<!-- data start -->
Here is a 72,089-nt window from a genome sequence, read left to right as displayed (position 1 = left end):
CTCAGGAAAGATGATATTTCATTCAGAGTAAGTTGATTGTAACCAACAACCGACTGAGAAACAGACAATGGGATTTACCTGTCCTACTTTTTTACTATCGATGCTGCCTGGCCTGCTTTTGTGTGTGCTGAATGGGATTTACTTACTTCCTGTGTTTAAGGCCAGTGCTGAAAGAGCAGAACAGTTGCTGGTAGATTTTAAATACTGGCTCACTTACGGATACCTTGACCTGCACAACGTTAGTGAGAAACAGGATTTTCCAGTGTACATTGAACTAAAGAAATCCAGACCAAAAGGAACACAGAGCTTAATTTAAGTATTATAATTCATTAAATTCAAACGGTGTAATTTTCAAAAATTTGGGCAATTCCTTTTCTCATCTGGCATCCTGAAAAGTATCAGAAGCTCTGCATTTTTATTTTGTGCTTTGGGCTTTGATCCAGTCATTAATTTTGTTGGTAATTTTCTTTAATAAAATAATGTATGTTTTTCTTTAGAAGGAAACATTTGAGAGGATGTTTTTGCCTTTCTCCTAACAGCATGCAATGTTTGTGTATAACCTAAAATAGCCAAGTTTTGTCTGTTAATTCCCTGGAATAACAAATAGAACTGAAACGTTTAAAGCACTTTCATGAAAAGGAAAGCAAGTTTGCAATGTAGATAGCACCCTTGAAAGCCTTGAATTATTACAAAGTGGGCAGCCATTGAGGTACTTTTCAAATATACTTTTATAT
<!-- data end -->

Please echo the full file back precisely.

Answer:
Here is a 72,089-nt window from a genome sequence, read left to right as displayed (position 1 = left end):
CTCAGGAAAGATGATATTTCATTCAGAGTAAGTTGATTGTAACCAACAACCGACTGAGAAACAGACAATGGGATTTACCTGTCCTACTTTTTTACTATCGATGCTGCCTGGCCTGCTTTTGTGTGTGCTGAATGGGATTTACTTACTTCCTGTGTTTAAGGCCAGTGCTGAAAGAGCAGAACAGTTGCTGGTAGATTTTAAATACTGGCTCACTTACGGATACCTTGACCTGCACAACGTTAGTGAGAAACAGGATTTTCCAGTGTACATTGAACTAAAGAAATCCAGACCAAAAGGAACACAGAGCTTAATTTAAGTATTATAATTCATTAAATTCAAACGGTGTAATTTTCAAAAATTTGGGCAATTCCTTTTCTCATCTGGCATCCTGAAAAGTATCAGAAGCTCTGCATTTTTATTTTGTGCTTTGGGCTTTGATCCAGTCATTAATTTTGTTGGTAATTTTCTTTAATAAAATAATGTATGTTTTTCTTTAGAAGGAAACATTTGAGAGGATGTTTTTGCCTTTCTCCTAACAGCATGCAATGTTTGTGTATAACCTAAAATAGCCAAGTTTTGTCTGTTAATTCCCTGGAATAACAAATAGAACTGAAACGTTTAAAGCACTTTCATGAAAAGGAAAGCAAGTTTGCAATGTAGATAGCACCCTTGAAAGCCTTGAATTATTACAAAGTGGGCAGCCATTGAGGTACTTTTCAAATATACTTTTATAT